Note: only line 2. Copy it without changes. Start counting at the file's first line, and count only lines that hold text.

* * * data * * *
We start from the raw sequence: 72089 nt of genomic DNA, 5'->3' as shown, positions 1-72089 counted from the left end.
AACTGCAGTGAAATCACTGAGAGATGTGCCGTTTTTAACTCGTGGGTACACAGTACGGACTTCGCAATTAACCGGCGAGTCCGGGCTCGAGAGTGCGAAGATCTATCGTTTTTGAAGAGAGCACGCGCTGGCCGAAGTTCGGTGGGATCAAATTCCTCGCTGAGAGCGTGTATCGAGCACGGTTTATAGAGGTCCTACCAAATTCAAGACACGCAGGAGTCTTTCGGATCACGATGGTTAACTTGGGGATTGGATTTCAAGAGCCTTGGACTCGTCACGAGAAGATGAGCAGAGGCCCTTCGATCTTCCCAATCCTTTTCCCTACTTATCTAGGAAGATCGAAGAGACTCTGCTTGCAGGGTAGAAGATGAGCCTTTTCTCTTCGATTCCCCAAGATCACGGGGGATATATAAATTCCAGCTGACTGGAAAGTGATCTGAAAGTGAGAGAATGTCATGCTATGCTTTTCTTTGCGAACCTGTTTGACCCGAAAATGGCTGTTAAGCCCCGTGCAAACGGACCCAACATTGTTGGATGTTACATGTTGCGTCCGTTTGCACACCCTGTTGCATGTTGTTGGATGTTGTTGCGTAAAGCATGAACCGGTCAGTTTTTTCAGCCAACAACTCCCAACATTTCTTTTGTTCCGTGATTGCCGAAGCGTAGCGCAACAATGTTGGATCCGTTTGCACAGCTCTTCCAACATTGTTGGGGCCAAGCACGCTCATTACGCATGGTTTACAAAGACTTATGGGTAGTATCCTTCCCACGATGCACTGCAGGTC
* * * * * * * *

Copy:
AACTGCAGTGAAATCACTGAGAGATGTGCCGTTTTTAACTCGTGGGTACACAGTACGGACTTCGCAATTAACCGGCGAGTCCGGGCTCGAGAGTGCGAAGATCTATCGTTTTTGAAGAGAGCACGCGCTGGCCGAAGTTCGGTGGGATCAAATTCCTCGCTGAGAGCGTGTATCGAGCACGGTTTATAGAGGTCCTACCAAATTCAAGACACGCAGGAGTCTTTCGGATCACGATGGTTAACTTGGGGATTGGATTTCAAGAGCCTTGGACTCGTCACGAGAAGATGAGCAGAGGCCCTTCGATCTTCCCAATCCTTTTCCCTACTTATCTAGGAAGATCGAAGAGACTCTGCTTGCAGGGTAGAAGATGAGCCTTTTCTCTTCGATTCCCCAAGATCACGGGGGATATATAAATTCCAGCTGACTGGAAAGTGATCTGAAAGTGAGAGAATGTCATGCTATGCTTTTCTTTGCGAACCTGTTTGACCCGAAAATGGCTGTTAAGCCCCGTGCAAACGGACCCAACATTGTTGGATGTTACATGTTGCGTCCGTTTGCACACCCTGTTGCATGTTGTTGGATGTTGTTGCGTAAAGCATGAACCGGTCAGTTTTTTCAGCCAACAACTCCCAACATTTCTTTTGTTCCGTGATTGCCGAAGCGTAGCGCAACAATGTTGGATCCGTTTGCACAGCTCTTCCAACATTGTTGGGGCCAAGCACGCTCATTACGCATGGTTTACAAAGACTTATGGGTAGTATCCTTCCCACGATGCACTGCAGGTC